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MiCA: When is a white paper really required?

13 May 2024

On 21 May 2024, the MiCA Roundtable Vienna took place. As part of the roundtable, experts were invited to share insights on questions relating to MiCA. The following is a brief discussion by our founding partner, Oliver Völkel, of how Article 4 and Article 66 MiCA interact with one another. Oliver concludes that, although MiCA does not require a crypto-asset white paper to be published in cases of 'mineable' crypto-assets such as Bitcoin or Ether, CASPs are unable to provide services in relation to such crypto-assets as long as a MiCA-compliant white paper has not been drawn up and published voluntarily.

Title II MiCA: Instructions for Offerors

MiCA lays out rules for distinct actors in the markets for crypto-assets. In particular, it distinguishes between offerors of crypto-assets and crypto-asset service providers (CASPs). Offerors are natural or legal persons, or other undertakings, or the issuer, who offers crypto-assets to the public. CASPs are (licensed) legal persons or other undertakings whose occupation or business is the provision of one or more crypto-asset services to clients on a professional basis.

Title II MiCA covers offers to the public of ‘other’ crypto-assets, and admission to trading of such other crypto-assets. Title II prescribes in which cases a person “shall not make an offer to the public” or “shall not seek admission to trading” (Art 4, 5 MiCA). Addressees of these provisions are therefore not CASPs but the offerors, or persons seeking admission, respectively.

One of the principal obligations under Title II concerns the publication of a crypto-asset white paper pursuant to Art 4 (1) (b) to (d) MiCA.

Pursuant to Art 4 (2) MiCA exemptions apply in the following cases: (a) an offer made is made to fewer than 150 persons per Member State; (b) the funds raised do not exceed EUR 1 million over a period of 12 months; or (c ) the offer is addressed solely to, and the crypto-asset can only be held by, qualified investors.

Pursuant to Art 4 (3) MiCA Title II in its entirety shall not apply if: (a) the crypto-asset is offered for free; (b) it is automatically created as a reward for the maintenance of the distributed ledger or the validation of transactions;
(c ) the offer concerns a utility token to an existing good or service; or (d) in case of a limited network.

Bitcoin and other 'mineable' crypto-assets therefore do not trigger a white paper requirement under Art 4 MiCA.

Title V MiCA: Instructions for CASPs

Title V, Chapter 2 MiCA lays out obligations for all CASPs. Art 66 (3) MiCA requires CASPs to warn clients of the risks associated with transactions in crypto-assets. When (a) operating a trading platform, (b) exchanging crypto-assets for funds or other crypto-assets, (c) providing advice or (d) providing portfolio management, CASPs shall provide their clients with hyperlinks to any white papers for the crypto-assets in relation to which they are providing those services.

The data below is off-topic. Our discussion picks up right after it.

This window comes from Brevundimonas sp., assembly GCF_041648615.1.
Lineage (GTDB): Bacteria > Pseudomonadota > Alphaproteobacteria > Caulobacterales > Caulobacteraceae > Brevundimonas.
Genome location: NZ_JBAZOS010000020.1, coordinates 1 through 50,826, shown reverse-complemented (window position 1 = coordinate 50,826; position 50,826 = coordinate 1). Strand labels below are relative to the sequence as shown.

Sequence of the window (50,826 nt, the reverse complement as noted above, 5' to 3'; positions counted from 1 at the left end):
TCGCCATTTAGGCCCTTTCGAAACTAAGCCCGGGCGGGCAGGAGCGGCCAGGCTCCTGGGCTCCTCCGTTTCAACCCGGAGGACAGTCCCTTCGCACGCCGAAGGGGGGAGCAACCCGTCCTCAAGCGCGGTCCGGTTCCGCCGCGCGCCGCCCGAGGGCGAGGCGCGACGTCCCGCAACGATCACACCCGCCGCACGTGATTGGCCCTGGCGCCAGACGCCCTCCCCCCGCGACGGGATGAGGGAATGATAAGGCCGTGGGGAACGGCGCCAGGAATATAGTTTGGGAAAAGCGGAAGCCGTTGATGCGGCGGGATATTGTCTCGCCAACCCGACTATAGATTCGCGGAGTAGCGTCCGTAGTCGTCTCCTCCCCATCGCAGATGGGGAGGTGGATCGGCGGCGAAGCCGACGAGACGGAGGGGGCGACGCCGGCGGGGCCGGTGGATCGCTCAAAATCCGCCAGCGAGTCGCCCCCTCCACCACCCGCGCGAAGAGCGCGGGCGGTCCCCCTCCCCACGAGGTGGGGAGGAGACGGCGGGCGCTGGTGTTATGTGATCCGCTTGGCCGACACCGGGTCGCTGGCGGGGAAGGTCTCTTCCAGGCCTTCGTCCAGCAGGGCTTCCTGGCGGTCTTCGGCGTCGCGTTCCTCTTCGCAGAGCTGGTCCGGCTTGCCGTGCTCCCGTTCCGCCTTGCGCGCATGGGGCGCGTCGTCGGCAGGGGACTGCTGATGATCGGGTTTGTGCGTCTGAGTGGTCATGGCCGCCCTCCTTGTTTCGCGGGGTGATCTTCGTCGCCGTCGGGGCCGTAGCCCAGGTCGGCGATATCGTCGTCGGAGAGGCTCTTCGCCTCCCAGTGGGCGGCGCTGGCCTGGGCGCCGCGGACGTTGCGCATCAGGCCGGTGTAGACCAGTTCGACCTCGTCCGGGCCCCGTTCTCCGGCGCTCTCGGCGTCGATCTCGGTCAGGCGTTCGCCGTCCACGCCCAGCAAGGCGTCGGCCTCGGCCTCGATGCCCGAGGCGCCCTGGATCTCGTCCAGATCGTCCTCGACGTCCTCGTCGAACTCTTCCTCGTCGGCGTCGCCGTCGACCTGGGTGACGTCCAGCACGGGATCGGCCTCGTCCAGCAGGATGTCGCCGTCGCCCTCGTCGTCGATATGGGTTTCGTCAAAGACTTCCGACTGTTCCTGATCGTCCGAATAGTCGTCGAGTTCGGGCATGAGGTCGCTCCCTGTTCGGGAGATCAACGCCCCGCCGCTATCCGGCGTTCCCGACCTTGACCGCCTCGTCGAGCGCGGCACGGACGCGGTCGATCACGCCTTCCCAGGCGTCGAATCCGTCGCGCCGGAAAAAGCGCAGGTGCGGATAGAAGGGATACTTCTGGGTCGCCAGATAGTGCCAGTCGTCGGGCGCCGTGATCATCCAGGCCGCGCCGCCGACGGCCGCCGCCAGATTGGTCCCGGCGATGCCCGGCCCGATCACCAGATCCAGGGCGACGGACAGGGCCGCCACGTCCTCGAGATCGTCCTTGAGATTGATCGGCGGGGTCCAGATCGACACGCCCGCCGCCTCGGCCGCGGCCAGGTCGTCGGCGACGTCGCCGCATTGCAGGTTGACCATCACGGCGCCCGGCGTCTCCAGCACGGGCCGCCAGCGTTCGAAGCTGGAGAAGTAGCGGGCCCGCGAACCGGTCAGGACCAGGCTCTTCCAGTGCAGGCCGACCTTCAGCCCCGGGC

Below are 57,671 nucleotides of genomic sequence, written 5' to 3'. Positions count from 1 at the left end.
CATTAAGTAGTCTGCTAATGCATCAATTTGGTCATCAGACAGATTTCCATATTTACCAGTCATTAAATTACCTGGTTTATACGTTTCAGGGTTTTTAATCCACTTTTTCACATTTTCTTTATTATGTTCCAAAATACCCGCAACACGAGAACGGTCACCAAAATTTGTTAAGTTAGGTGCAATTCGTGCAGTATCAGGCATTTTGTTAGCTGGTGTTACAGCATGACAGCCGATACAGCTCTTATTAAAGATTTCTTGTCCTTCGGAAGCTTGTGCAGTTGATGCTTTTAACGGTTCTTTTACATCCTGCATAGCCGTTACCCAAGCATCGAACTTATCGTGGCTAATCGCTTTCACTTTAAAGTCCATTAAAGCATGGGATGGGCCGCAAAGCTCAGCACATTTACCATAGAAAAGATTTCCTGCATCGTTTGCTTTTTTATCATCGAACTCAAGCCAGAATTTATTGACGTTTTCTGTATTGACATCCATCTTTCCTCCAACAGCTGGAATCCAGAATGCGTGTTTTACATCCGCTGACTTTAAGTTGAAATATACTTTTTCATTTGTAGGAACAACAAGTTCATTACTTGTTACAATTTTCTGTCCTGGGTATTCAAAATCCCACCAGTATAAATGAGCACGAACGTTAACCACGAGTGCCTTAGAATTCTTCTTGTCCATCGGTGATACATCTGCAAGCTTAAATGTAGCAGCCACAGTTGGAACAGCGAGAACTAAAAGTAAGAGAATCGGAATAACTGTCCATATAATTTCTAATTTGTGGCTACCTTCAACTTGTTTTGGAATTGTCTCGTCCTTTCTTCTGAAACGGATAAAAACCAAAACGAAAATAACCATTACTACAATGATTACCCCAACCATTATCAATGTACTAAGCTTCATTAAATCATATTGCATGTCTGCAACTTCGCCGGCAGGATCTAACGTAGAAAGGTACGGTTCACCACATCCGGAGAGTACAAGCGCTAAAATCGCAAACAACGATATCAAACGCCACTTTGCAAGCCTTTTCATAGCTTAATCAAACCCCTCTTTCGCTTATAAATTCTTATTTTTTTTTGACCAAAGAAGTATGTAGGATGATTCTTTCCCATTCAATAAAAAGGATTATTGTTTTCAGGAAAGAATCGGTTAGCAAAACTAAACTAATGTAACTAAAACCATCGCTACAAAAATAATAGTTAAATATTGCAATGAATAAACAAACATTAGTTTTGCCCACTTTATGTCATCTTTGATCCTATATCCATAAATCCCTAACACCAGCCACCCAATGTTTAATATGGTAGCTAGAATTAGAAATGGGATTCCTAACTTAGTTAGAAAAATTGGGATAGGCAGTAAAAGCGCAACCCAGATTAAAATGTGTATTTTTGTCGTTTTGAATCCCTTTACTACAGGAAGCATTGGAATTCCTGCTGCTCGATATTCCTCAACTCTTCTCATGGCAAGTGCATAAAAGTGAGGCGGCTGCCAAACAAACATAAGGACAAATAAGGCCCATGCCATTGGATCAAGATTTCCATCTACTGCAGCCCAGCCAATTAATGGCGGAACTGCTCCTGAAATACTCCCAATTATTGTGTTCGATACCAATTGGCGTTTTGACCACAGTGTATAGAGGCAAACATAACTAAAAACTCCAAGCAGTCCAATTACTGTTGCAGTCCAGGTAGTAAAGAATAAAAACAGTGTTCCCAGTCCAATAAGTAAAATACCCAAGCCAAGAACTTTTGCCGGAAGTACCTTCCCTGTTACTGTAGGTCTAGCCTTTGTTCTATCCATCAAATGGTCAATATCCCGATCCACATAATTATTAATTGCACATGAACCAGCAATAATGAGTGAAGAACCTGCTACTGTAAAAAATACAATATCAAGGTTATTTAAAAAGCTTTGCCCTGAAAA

How is Art 66 (3) MiCA—a rule for CASPs—to be construed in light of the exemptions in Art 4 (2) and (3) MiCA—rules for offerors and persons seeking admission to trading? What if no white paper exists? What if an exception applies under Art 4 MiCA?

A first intuition could lead to the conclusion that in cases where no white paper must be published pursuant to Art 4 (2) or (3) MiCA, also no obligation can exist for CASPs to provide a link to a white paper under Art 66 (3) MiCA.

However, if the European legislator had wanted to limit the obligation under Art 66 (3) MiCA to cases where a publication of a crypto-asset is required by MICA, it could have easily done so (as is the case, for example, in Art 76 (1) MiCA: “the operating rules shall clearly state that a crypto-asset is not to be admitted to trading where no corresponding crypto-asset white paper has been published in the cases required by this Regulation”).

It must also be taken into account that, expressis verbis, the aim of Art 66 (3) MiCA is to “warn clients of the risks associated with transactions in crypto-assets”. If no white-paper exists, the CASP cannot warn its clients about the risks associated with a particular crypto-asset. If there is no white paper available for a specific crypto-asset, and a CASP is therefore unable to comply with Art 66 (3) MiCA, this therefore means that it cannot offer its services in relation to this crypto asset.

Providing crypto-asset services in relation to crypto-assets that are exempt from the obligation to draw up and publish a white paper—such as is the case for Bitcoin—is therefore dependent on a voluntary publication of a white paper relating to this crypto asset (which can be prepared by a third-party, it does not have to be prepared by the CASP itself).

Even Bitcoin will therefore require a MiCA-whitepaper in order to be serviceable under MiCA.

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